RGGI funds could help balance N.H. budget



Published:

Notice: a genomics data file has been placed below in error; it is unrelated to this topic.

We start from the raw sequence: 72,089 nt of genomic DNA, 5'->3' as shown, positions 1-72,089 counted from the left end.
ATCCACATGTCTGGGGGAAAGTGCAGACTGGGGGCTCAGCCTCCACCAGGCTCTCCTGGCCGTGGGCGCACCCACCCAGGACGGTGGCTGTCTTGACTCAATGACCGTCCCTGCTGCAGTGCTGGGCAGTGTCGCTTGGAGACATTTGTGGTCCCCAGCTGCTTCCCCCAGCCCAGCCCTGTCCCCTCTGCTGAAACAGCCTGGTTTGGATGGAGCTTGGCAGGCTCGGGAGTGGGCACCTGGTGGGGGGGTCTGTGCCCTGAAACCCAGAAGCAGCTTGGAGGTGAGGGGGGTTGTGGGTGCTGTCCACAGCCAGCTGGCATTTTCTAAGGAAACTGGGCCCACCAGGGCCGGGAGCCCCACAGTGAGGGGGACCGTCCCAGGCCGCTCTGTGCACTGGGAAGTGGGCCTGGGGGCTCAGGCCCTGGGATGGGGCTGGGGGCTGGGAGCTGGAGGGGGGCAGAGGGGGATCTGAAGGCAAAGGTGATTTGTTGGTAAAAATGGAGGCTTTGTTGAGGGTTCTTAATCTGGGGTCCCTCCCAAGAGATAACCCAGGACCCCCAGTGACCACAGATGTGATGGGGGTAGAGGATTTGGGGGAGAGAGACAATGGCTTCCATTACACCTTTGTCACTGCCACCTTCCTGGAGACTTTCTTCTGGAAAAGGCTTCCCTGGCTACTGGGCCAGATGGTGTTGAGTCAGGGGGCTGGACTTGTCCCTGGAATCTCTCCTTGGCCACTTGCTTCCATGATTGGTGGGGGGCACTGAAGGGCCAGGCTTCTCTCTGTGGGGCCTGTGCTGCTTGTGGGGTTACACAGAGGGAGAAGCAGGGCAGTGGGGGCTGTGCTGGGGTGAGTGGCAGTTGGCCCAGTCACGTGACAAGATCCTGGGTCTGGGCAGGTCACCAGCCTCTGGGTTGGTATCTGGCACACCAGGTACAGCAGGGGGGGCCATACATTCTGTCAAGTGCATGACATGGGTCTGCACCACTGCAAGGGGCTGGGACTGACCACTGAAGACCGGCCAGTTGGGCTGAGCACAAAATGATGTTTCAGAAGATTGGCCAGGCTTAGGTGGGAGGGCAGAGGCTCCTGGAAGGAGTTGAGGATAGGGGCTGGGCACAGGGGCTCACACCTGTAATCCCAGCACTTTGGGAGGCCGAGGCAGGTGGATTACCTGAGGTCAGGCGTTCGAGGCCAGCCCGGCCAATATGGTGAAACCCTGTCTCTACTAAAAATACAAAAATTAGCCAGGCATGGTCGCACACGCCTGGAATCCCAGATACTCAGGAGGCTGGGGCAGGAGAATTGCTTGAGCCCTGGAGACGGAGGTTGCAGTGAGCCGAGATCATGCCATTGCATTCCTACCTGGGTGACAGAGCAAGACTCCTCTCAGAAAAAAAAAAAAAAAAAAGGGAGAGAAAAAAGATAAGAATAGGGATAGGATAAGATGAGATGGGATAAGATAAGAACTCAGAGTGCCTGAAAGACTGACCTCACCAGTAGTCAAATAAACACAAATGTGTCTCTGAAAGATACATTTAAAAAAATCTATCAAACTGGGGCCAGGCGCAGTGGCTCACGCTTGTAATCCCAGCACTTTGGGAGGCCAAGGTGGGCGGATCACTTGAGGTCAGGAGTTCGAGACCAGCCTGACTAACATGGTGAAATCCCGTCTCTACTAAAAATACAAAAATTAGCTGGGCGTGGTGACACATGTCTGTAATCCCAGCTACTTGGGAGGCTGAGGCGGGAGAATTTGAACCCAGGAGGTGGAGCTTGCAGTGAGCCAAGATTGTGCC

Should New Hampshire take more than $3 million paid by utilities to reduce greenhouse gas emissions to help balance the state budget?That's among the questions lawmakers will answer later today if and when they vote on a proposed budget in a special legislative session.The budget proposal as it now stands would take $3.1 million from Regional Greenhouse Gas Initiative funds, money that was supposed to be used for energy conservation projects, and put it in the general fund.Ironically, the Legislature's special budget session is being held on the very day the next RGGI auction is being held.Under the budget plan, the state would seek to take $3.1 million in American Recovery and Reinvestment Act funds earmarked for various energy programs and direct it to a separate program -- the state Enterprise Energy Fund, which would provide energy audits and loans to businesses. But the state would need federal permission to do so.The maneuver is "a way of keeping RGGI whole for a year while freeing up general fund dollars," explained Marjorie Smith, chair of the House Finance Committee. Smith, who said that the alternative would man cutting services to the needy, added the taking the money is a way for the state to recover expenses the state used to help create fund, though she said she had no idea how much it cost the state to do so.Although the amounts taken from RGGI and expected to be used for the Enterprise Energy Fund are equal, and both programs were linked during a Tuesday House information session on the budget, they really have nothing to do with each other -- and the ARRA funds would have been used for some sort of energy conservation program anyway."These things should be decoupled," said Kathy Bogle Shields, executive director of the Community Development Finance Authority, which stands to gain those $3.1 million of recovery funds for the Enterprise Energy Fund. Not that Shields is complaining. Shields noted that there is a big demand for energy audits by business, "and we are thrilled to be able to expand our effort.""This is really a loss for energy conservation," said Cathy Corkery, director of the New Hampshire Sierra Club. "This is a disservice to companies that invested and participated in what they thought was a statewide program to reduce carbon, to just go and raid these funds. They need to take this out of the budget."Public Service of New Hampshire, which supplies most of the RGGI money, is not getting involved in this fight."The company has no position or opinion on the Legislature's consideration of the use of RGGI funds to help reduce the budget deficit," said Martin Murray, a PSNH spokesperson. "We are a regulated utility and must follow the law that the policymakers implement."RGGI, the first cap and trade carbon emissions program in the nation, was established by 10 Northeastern states, all of which signed a memorandum of understanding to set a regional emission cap of 88 million tons of carbon a year. Utilities like PSNH are required to buy an "allowance" to emit the equivalent of a ton of carbon at the RGGI quarterly auctions. Such allowances currently are going for about $2.On the RGGI Web site, the program is described as allowing the use of "the proceeds of allowance auctions to support low-carbon-intensity solutions, including energy efficiency and clean renewable energy, such as solar and wind power." In the RGGI memorandum of understanding, the states only are required to use 25 percent of their RGGI funds for such programs. In 2008, when the RGGI law was passed in New Hampshire, the debate was over whether to rebate some of the money back to customers, who feared that the allowances would be so expensive as to drive utility bills. But proponents argued that while RGGI might drive up electric rates, the average bill would remain stable, or might even go down, because conservation measures it financed would result in people buying less electricity.During that debate, nobody argued that the funds could be used to balance the state budget. Indeed, one of the arguments against RGGI was is that the state would grab the money rather tan use it toward energy conservation.The state has received some $18 million from RGGI auctions in 2008 and 2009, and it has spent most of it on various projects to increase energy efficiency in homes, schools and businesses. Currently it has $600,000 in the bank, according to Joanne O. Morin, director of the Governor’s Office of Energy and Planning. Today's auction is expected to raise another $3 million for New Hampshire.Morin, like Smith, said that the funds would be reimbursement to the state for RGGI-related expenses, both for unspecified administrative costs the state absorbed for setting it up and other state-sponsored conservation programs."Why should you take these funds to balance the budget?" Morin said. "Because the state has spent a lot of effort and resources developing programs for energy conservation and this is reasonable, given the dire economic situation the state is in now." -- BOB SANDERS/NEW HAMPSHIRE BUSINESS REVIEW Edit ModuleShow Tags